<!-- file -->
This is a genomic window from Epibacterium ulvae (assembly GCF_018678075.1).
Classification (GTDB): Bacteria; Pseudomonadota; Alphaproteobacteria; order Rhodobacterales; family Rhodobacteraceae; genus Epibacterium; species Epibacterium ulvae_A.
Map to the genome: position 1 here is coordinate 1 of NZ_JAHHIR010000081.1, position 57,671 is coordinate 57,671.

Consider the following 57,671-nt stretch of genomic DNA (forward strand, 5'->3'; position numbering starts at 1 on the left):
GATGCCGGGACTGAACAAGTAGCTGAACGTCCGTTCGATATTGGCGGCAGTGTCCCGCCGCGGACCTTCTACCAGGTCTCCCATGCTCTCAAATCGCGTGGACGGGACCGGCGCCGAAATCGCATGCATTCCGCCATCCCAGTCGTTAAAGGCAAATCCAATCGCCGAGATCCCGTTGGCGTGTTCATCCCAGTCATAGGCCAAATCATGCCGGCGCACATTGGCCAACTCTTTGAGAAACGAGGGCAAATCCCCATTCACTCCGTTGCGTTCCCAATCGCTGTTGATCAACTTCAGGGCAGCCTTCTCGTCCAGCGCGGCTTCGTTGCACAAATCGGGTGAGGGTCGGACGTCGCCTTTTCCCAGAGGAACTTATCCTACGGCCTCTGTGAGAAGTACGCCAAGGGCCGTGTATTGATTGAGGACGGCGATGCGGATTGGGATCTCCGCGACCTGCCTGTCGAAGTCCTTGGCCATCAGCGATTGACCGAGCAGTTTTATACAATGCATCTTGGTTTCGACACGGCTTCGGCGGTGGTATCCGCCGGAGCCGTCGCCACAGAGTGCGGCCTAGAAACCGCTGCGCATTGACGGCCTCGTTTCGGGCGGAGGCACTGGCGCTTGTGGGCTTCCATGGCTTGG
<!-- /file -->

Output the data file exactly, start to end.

This is a genomic window from Epibacterium ulvae (assembly GCF_018678075.1).
Classification (GTDB): Bacteria; Pseudomonadota; Alphaproteobacteria; order Rhodobacterales; family Rhodobacteraceae; genus Epibacterium; species Epibacterium ulvae_A.
Map to the genome: position 1 here is coordinate 1 of NZ_JAHHIR010000081.1, position 57,671 is coordinate 57,671.

Consider the following 57,671-nt stretch of genomic DNA (forward strand, 5'->3'; position numbering starts at 1 on the left):
GATGCCGGGACTGAACAAGTAGCTGAACGTCCGTTCGATATTGGCGGCAGTGTCCCGCCGCGGACCTTCTACCAGGTCTCCCATGCTCTCAAATCGCGTGGACGGGACCGGCGCCGAAATCGCATGCATTCCGCCATCCCAGTCGTTAAAGGCAAATCCAATCGCCGAGATCCCGTTGGCGTGTTCATCCCAGTCATAGGCCAAATCATGCCGGCGCACATTGGCCAACTCTTTGAGAAACGAGGGCAAATCCCCATTCACTCCGTTGCGTTCCCAATCGCTGTTGATCAACTTCAGGGCAGCCTTCTCGTCCAGCGCGGCTTCGTTGCACAAATCGGGTGAGGGTCGGACGTCGCCTTTTCCCAGAGGAACTTATCCTACGGCCTCTGTGAGAAGTACGCCAAGGGCCGTGTATTGATTGAGGACGGCGATGCGGATTGGGATCTCCGCGACCTGCCTGTCGAAGTCCTTGGCCATCAGCGATTGACCGAGCAGTTTTATACAATGCATCTTGGTTTCGACACGGCTTCGGCGGTGGTATCCGCCGGAGCCGTCGCCACAGAGTGCGGCCTAGAAACCGCTGCGCATTGACGGCCTCGTTTCGGGCGGAGGCACTGGCGCTTGTGGGCTTCCATGGCTTGG